Since 2016, the Department of Kinesiology at East Carolina University has partnered with Pitt County Animal Services on a shelter dog walking class. The popular service-learning course aims to empower students to become active citizens and increase their fitness levels, while the dogs get exercise and the shelter gains positive exposure in the community. Read on for a quick overview of how the program works and tips for starting something similar. For a deeper dive, listen to the recorded webinar (just 30 minutes!), one of many in The Association’s Innovation Bank of bright ideas, research and inspiration from your colleagues in the field.
The set-up of the fitness walking class, offered year-round, is pretty simple. The course is limited to ten students who walk an average of about 2 ¼ miles per session, supplemented with written reflections, lectures and online quizzes related to physical activity and health. And of course, they learn and hone their dog handling and walking skills. “Over the years, we’ve added information about caring for and about shelter dogs,” says Melanie Sartore-Baldwin, ECU’s Associate Professor, Department of Kinesiology.
One of the biggest challenges Sartore-Baldwin faces is vetting students for the course—they must be able to provide their own transportation to the shelter, have no classes scheduled right before or after and, most importantly, commit to attending all sessions. “They need to understand the dogs depend on them,” she says.
The class was modified due to COVID restrictions over the past year to incorporate social distancing measures. Some were easier than others, such as having students step to the side to allow others to pass when on walks. “There were a few issues that did arise as a result of the safety protocols,” says Sartore-Baldwin. “Some of the dogs were frightened by the masks, so students were instructed to distance themselves at least ten feet from other walkers if they needed to take masks off.”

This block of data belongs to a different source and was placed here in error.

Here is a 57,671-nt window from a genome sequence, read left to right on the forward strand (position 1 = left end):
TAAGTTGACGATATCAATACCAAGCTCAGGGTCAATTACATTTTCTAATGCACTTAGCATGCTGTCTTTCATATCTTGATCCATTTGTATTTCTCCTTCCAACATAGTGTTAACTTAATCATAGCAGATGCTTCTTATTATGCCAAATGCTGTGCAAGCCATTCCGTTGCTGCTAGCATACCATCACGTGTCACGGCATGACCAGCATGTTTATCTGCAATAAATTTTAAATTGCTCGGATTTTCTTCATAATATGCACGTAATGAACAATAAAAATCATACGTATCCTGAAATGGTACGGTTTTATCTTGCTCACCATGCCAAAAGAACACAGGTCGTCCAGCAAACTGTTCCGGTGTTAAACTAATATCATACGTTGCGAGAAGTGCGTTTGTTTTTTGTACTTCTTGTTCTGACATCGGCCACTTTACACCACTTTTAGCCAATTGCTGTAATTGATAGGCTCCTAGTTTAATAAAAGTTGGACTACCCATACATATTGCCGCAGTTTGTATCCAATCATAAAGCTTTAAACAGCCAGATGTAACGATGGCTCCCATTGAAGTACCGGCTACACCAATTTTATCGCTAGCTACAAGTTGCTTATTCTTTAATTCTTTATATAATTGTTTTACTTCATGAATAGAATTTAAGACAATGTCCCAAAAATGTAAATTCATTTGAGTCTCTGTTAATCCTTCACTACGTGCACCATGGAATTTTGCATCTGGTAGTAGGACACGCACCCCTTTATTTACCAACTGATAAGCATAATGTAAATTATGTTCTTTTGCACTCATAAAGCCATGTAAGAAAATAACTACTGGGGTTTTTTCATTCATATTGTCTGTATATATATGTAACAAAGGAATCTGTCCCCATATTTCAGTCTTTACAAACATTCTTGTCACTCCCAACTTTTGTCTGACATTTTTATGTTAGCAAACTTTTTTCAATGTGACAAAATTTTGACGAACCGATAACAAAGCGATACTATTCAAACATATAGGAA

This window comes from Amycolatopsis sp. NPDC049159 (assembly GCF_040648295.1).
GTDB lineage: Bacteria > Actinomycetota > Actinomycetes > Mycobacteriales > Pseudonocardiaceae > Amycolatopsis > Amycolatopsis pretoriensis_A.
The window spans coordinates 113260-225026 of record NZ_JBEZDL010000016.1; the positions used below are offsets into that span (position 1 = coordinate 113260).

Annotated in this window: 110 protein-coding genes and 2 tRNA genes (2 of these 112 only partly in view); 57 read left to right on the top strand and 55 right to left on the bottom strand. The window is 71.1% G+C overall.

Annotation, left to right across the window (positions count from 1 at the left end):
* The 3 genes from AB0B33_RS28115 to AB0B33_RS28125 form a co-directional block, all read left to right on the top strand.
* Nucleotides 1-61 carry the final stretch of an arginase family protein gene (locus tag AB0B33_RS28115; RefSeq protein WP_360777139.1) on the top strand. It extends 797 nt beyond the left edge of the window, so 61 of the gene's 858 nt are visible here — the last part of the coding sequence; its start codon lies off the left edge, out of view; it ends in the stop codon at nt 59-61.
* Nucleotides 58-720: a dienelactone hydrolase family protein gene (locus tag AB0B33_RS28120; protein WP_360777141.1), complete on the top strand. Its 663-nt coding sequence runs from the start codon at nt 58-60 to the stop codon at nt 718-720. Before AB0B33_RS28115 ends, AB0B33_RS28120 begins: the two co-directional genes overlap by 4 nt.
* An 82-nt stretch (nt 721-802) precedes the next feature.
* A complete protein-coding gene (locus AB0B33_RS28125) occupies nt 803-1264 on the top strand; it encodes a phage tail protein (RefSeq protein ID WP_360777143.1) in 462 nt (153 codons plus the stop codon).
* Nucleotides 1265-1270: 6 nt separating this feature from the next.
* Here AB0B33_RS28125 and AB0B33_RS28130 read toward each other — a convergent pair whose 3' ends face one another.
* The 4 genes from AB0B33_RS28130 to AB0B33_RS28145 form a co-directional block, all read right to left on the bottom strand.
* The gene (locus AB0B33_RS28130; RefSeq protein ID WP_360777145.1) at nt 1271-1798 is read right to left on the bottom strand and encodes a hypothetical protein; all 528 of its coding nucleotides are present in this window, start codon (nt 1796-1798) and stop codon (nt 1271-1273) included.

Studies have shown a decline in physical activity among college students, while those enrolled in the program were getting 40 percent of the recommended daily physical activity during class time. In addition to these gains in physical fitness, there were unexpected successes. “Many students continue to volunteer at the shelter after the class is over,” says Sartore-Baldwin. Participants also reported a growing positive association with shelters and shelter dogs, with many myths busted, including the idea that “shelter dogs are broken.”
ECU has also conducted two important research studies on the dog walking program. One, a pilot study assessing experiences of university staff walking shelter dogs on their lunchbreaks, found participants benefited psychologically and physically. The second looked at the physical activity levels and experiences of students in the course, with one big takeaway that pairing service-learning curricula with physical activity curricula benefits multiple entities. In other words—this is a great way to develop relationships in your community.
Now You Try It
You are probably more than ever seeking opportunities to connect with the community in meaningful ways, and a walking collab may be just the thing. Sartore-Baldwin shares top tips for getting started:
- Reach out to your local college or university and ask if anyone there is doing research on human-animal interactions. This might be the sociology department or the psychology department. Don’t give up if there isn’t anyone doing such research! Other students or community members may want to start a program.
- Understand that many students have likely not been behind the scenes in a shelter before, so may not know they shouldn’t stick their hands in a kennel, or even the great variety in dog personalities and level of energy.
- Encourage open communications with the students. It’s important that they share if they are not comfortable working with a particular dog, and to share any behavioral/health observations about the dogs they’re walking.
Photo: East Carolina University/Facebook